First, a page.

It was as if Ervin had arrived off the street, uninivited, unacknowledged, unnoticed. Stretching before him was a huge hall, gloriously swagged with chandeliers and oil paintings—rank upon rank of resplendent, goblet-winking tables, all dressed to kill. Multitudinous mouths framed by chops and chins were set upon dinner-jacket stalks. They muscled into the food. Their eyes reflected the silver platters as they turned towards a figure who had stood up. An after-dinner speech was evidently on the brink of utterance. Most was padding, ending with:- "So, as is proper with all our sales conferences, I propose a Loyal Toast: To Her Royal Majesty The Queen..." The speaker held up his glass as if it were the Holy Grail and all the other mouths-on-trousers ranged along the tables also stood to attention and raised their glasses:- "To the Queen," roared round the hall with a manly gusto, and returned just as quick as if it were scared of the echoes. Black bows bobbed on adam's apples, as each guzzled more than a mean mouthful of bubbly. As if it were a matter of course, they all then turned towards Ervin! He was standing dissheveled at the head-waiter's side. The Toastmaster motioned Ervin to start and Ervin knew Ervin must be the token commoner, come to partake from the edges of their plates. So, Ervin lapped at one gent's finger-bowl. Sucked at another's bones. Snorted the crushed cigar butt of a young razzamatazz go-go high-flier who chattered intensely to his buddies without even deigning to cast Ervin a glance. Spat into some old fogey's mouth who had no doubt recently suffered a heart attack, from over-indulgence. Finally, Ervin raised this dead gent's half-empty glass and thundered:- "I suppose it is at times like this, when a little after-dinner humour will not go amiss, especially as you've already been bored stiff. So here goes... I THOUGHT at first that you all must have something inside your heads. Well, you know what THOUGHT thought? He thought he had shit himself ... and, behold, he had! And, what is more, gents, that substance inside your heads, it's not inside your heads after all: it's under your chairs!" Awkward laughter ran round the tables like an invisible tickler. Ervin finished off:- "I give you Grace—to God and all who 'sale' with Him!" This was the signal for every guest (except the dead gent) to drag the chamber-pots from under their dining-commodes and to upend the contents down their gurgling gullets, the Toastmaster included.

But, in the beginning, when present moments were more ancient, if not, redolently antique, baby Ervin had come into the world with a blubbery caul across his face, a veil blurring and slewing his normal features beyond recognition. Bones clicked loudly as he turned restlessly in the cot. His sounds were like a coal miner's hopeless wail for help in a distant collapsed working and, at times, a canary's dying gasp.
As Ervin grew, as grow he surely must, he wandered the deadfall trees of the Clockhouse Mount amid the Surrey Badlands and Southern Mysteries—muttering to non-existent companions about nights of Elder Panic that were bound to renew themselves. One among the locals, big old Tokkmaster Clerke, self-appointed leader and cheer-master of the Surrey community, spoke often to the boy: "Toddlekin, eat up yer turnip-tops and spatling poppies, make a man of yer" or "We'll one day stride the fields when the Great Old Ones come from upper sky" or "We'll stand on yonder bank's feranda, a-gnawing at nut-bones at early twitterlight" or "No good being underwitted, Ervin me lad, it'll be us humans the Great Old Ones'll want to say things to."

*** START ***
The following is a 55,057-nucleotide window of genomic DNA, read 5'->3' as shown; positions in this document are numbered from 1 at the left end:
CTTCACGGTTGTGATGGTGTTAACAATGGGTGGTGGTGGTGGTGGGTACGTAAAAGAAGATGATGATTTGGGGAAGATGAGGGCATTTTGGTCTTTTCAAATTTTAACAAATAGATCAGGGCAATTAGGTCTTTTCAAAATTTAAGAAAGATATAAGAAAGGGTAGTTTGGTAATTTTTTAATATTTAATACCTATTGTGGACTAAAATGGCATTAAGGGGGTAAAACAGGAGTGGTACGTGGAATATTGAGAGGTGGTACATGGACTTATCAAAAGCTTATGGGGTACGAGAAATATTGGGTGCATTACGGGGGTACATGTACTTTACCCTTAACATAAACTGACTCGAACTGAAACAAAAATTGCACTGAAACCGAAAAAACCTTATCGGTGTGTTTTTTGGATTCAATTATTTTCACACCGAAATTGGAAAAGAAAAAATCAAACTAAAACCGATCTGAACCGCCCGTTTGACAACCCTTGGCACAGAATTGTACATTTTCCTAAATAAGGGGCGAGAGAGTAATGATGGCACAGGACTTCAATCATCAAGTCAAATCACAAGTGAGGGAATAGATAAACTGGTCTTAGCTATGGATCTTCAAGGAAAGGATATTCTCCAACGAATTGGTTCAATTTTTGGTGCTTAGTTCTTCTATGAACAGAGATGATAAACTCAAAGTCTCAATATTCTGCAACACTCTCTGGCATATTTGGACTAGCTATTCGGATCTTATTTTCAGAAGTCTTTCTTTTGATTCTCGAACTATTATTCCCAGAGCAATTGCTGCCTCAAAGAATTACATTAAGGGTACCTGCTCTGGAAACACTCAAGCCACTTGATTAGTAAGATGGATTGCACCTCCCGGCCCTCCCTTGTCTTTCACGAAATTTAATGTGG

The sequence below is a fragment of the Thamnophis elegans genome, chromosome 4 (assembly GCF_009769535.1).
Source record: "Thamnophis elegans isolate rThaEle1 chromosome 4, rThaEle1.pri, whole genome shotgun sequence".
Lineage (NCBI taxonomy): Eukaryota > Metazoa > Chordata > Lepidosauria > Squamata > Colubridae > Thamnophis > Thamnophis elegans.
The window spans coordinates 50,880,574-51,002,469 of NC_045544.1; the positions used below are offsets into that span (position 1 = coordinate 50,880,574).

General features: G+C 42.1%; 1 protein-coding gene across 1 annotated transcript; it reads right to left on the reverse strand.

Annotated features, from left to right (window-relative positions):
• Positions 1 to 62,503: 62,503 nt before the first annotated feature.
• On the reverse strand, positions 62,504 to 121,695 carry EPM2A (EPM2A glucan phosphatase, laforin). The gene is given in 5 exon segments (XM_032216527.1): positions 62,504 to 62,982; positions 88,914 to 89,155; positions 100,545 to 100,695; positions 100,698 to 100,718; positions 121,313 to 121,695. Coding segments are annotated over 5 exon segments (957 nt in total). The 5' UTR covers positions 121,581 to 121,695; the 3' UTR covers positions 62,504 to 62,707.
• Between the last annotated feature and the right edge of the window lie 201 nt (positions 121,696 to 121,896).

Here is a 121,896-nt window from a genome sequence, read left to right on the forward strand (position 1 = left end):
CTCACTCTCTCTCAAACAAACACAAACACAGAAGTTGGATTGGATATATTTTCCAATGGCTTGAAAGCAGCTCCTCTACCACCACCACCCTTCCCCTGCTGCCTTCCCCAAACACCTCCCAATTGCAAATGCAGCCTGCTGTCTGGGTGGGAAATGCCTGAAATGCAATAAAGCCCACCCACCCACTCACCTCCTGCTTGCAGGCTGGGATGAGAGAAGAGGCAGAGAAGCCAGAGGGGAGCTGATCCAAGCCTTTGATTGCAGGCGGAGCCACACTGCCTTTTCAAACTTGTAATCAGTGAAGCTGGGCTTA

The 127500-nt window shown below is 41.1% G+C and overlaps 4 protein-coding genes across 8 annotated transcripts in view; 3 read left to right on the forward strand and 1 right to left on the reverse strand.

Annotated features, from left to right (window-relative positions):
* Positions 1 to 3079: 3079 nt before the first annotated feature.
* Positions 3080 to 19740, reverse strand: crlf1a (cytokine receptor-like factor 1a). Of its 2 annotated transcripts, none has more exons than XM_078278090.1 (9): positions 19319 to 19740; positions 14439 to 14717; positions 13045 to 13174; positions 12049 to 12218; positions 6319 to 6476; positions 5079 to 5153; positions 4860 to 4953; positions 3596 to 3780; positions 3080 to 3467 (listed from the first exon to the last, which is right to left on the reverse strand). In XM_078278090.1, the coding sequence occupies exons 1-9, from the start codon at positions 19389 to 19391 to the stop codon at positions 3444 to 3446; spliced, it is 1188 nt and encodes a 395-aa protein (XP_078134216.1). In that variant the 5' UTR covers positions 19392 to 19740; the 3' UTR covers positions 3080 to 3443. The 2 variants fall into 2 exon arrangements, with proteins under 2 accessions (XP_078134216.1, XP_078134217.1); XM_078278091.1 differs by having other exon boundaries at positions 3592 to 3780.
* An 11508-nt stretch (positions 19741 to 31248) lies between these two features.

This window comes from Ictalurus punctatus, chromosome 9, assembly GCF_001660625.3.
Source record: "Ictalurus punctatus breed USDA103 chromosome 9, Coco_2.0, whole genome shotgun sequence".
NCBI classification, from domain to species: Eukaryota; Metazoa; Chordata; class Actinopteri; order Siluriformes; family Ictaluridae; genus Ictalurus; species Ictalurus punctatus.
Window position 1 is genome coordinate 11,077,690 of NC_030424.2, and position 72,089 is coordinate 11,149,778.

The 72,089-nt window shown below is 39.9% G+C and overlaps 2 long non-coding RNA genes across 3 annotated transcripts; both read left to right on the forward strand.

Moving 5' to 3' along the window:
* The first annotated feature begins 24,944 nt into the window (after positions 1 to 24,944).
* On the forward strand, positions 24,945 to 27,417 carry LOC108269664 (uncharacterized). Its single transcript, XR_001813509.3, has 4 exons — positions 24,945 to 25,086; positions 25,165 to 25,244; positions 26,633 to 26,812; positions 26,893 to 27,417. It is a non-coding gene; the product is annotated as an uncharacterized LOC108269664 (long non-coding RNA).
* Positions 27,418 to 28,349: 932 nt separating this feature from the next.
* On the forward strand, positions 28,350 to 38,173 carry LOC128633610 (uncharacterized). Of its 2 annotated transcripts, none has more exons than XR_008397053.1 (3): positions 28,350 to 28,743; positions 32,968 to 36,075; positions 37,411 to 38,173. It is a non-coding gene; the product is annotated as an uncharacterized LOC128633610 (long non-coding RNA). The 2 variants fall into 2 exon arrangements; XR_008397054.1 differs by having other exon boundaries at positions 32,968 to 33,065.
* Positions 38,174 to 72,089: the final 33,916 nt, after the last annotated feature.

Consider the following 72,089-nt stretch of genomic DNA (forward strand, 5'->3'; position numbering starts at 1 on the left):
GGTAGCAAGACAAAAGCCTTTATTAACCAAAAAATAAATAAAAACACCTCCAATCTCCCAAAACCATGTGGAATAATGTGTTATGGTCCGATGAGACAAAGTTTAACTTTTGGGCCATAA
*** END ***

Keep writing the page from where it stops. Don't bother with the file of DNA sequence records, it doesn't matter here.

Whether Ervin understood the words or even heard them at all, the Undistributed Middles of Tokkmaster's speech rhythms must have set up significant chords, since Ervin followed his big aged friend everywhere, the painful cathedral of his still growing bones cracking and splintering the vesperal lateness of the afternoons.
One special night, which several Surreyfolk had predicted would come, the Earth itself shook to its roots. Could the long expected visitors be approaching not from the sky, as futurists expected, but through the actual crust beneath such Surreyfolk's feet? Ervin relieved himself into a nettle-bush; he did not seem to care that the cross-currents of truth-and-lie had at last centred on that one parahistoric flashpoint of time.
Out of the ground, there rose giant round heads, jolly bearded planetoids which bounced like hot-air balloons across the Badlands, and then played tag with meteors throughout the skies of the Southern Mysteries: an interplay that bedazzled Tokkmaster Clerke, who crumpled to the ground, head first, and made crazy jokes with the insects which crawled along his nether lip. But Ervin came into his own, his own body growing from the ground along a solidifying stream; the flashpoint flourished as if it had just been planted in fertile mulch. He was endless bubble gum, as he reached for the bobbling punchies and judies in the outer reaches of the sun-go-down. Ervin's structure—his tessellated lattice of bone-domes and flesh-chimneys—became a translucent crystal palace above and around the sleeping Surreyfolk. He left the bony-meat haven, as soon as another one was ready vessel for his wondrous Ervinish soul.
Tokkmaster's last words to Ervin's old body were: "It be a shame Ervin be not now near to cuddle him to me, but give him Grace. He were flesh from our flesh, brain from our brain, but his sprung bones be stronger in Heaven and thus we go on, a rat race apart..."